If you’ve read The Hope of Azure Springs, and if you made it to my author’s note, then you know that during the writing of this novel my son Titus was diagnosed with Adrenoleukodystrophy. The months surrounding his diagnoses were incredibly challenging months for our family. We were very afraid we’d lose our little boy. Without going into all those details, I’ll sum it up to say he’s okay right now but we know this dreaded disease could manifest itself in big ways at any time.
To monitor his disease he has an MRI of his brain done every six months in hopes that we will catch disease progression early. Living in six months increments has taken some adjustment. It’s difficult committing to things knowing we might have to cancel. If/when his disease progresses we will quickly move to a bone marrow transplant in hopes of saving his life. We’ve adjusted, though, and for the most part life feels normal again.
The end of November was Titus’s most recent MRI. I’ll spare you the suspense and let you know that the results were good and we get six more months. Here’s the cool thing — every six months our lives stop. We get ready for this big appointment that we know could change our lives in a drastic way. For the days leading up to it and the day following it we are often tense and nervous but we also have our busy worldly blinders removed. During those days we don’t care quite so much about politics, dirty dishes, or our giant to-do lists. We care about family, faith, moments we can’t have back. I’m someone that believes that even horrible situations can be sprinkled with beauty. Having a clear perspective twice a year is rather special!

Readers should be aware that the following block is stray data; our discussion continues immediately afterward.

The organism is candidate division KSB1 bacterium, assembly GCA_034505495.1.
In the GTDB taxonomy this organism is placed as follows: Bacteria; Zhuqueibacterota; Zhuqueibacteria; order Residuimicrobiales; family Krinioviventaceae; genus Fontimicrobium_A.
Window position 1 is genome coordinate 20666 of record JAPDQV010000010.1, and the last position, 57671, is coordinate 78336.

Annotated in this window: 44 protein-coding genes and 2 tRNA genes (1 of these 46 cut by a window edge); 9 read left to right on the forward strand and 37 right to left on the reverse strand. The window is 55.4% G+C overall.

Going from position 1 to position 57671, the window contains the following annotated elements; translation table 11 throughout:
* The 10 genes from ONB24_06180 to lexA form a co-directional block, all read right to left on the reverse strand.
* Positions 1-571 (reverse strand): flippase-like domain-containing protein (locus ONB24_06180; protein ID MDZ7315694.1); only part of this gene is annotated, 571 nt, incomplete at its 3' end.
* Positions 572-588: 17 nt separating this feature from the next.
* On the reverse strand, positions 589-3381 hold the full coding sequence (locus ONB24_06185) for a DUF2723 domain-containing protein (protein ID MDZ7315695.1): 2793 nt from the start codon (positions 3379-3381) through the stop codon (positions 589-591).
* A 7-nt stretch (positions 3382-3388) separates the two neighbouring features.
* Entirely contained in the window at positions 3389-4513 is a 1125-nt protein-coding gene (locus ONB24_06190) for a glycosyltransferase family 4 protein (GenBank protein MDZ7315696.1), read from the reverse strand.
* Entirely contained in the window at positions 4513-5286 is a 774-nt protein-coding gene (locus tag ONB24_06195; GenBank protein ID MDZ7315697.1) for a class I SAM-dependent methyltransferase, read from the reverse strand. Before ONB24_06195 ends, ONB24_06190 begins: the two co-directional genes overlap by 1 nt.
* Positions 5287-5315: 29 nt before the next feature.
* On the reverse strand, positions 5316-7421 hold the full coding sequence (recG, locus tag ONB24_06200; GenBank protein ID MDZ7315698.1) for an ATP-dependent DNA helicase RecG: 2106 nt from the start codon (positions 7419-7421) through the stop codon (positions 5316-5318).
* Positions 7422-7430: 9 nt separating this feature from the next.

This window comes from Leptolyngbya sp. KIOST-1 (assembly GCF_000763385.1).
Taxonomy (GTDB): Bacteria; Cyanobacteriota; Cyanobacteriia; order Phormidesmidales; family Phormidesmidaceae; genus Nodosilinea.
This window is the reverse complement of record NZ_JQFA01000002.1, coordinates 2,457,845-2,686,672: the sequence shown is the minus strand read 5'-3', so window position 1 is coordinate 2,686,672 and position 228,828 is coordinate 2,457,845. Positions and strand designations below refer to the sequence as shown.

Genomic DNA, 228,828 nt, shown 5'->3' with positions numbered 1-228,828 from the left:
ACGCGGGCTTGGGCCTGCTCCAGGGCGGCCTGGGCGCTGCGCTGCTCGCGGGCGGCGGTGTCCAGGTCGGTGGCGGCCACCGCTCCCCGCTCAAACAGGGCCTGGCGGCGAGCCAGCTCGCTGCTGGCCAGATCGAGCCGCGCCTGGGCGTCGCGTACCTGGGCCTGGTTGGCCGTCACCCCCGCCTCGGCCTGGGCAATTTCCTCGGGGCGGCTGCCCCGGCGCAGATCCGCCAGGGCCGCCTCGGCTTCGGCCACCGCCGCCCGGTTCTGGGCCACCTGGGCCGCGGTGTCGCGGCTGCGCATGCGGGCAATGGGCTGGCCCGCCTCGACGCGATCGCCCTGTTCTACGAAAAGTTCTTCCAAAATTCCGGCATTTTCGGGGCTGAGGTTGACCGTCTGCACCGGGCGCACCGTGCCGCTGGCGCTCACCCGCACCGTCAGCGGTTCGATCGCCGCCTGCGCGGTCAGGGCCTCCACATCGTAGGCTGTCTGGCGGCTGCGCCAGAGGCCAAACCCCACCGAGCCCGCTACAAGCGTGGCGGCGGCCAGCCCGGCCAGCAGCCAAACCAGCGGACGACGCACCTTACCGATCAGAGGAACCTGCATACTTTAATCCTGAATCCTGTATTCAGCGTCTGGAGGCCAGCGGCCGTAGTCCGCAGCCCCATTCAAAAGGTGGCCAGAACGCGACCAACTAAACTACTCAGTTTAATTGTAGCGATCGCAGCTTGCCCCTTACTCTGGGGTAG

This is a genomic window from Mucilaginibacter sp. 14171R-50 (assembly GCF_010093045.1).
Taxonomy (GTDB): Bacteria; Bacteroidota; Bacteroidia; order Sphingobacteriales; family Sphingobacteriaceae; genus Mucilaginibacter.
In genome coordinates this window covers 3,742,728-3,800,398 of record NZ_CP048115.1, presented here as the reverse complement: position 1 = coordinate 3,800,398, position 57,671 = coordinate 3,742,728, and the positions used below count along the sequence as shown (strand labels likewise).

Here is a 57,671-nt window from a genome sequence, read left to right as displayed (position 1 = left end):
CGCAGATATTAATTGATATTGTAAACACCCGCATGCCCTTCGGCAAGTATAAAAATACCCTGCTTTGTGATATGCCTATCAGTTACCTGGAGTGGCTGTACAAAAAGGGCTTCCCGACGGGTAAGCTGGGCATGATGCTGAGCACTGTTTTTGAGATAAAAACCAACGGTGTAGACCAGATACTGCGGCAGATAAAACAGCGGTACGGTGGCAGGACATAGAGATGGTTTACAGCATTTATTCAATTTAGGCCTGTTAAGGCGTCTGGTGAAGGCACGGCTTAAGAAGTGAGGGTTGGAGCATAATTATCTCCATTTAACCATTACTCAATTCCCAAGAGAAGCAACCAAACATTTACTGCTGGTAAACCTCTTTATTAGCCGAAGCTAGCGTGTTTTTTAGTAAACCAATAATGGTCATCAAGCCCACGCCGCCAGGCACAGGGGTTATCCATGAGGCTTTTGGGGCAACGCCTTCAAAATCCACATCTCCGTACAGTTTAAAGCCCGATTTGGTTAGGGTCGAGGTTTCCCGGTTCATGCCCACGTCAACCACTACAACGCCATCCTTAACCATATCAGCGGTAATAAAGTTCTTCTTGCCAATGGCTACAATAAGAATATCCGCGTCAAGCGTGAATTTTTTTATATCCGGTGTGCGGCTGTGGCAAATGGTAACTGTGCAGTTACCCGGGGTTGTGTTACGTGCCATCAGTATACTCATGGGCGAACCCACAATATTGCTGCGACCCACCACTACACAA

Shortly after Titus’s MRI we were still in the euphoric after days when we started talking Christmas trees. They’d been watching this thin flimsy tree growing right next to a giant tree for years. It was never going to grow into a tall tree but they were sure it’d be a beautiful Christmas tree. It’s odd shaped, its branches are weak, and it’s perfect. We brought it in and we strung popcorn because it looked so sparse. We could only hang our lightest ornaments! We put candy canes on it and had to put a different topper than we normally use since it’s so skinny.
Every one of the kids has commented on how much they love it. I love it too. I hope they always remember it. I hope they remember what it looks likes but mostly what it felt like to be living in the moment, free of worries about how our tree would compare to anyone else’s. I hope they remember these little pauses we get from real life. I hope they remember how in those moments we are able to see things just a little bit clearer.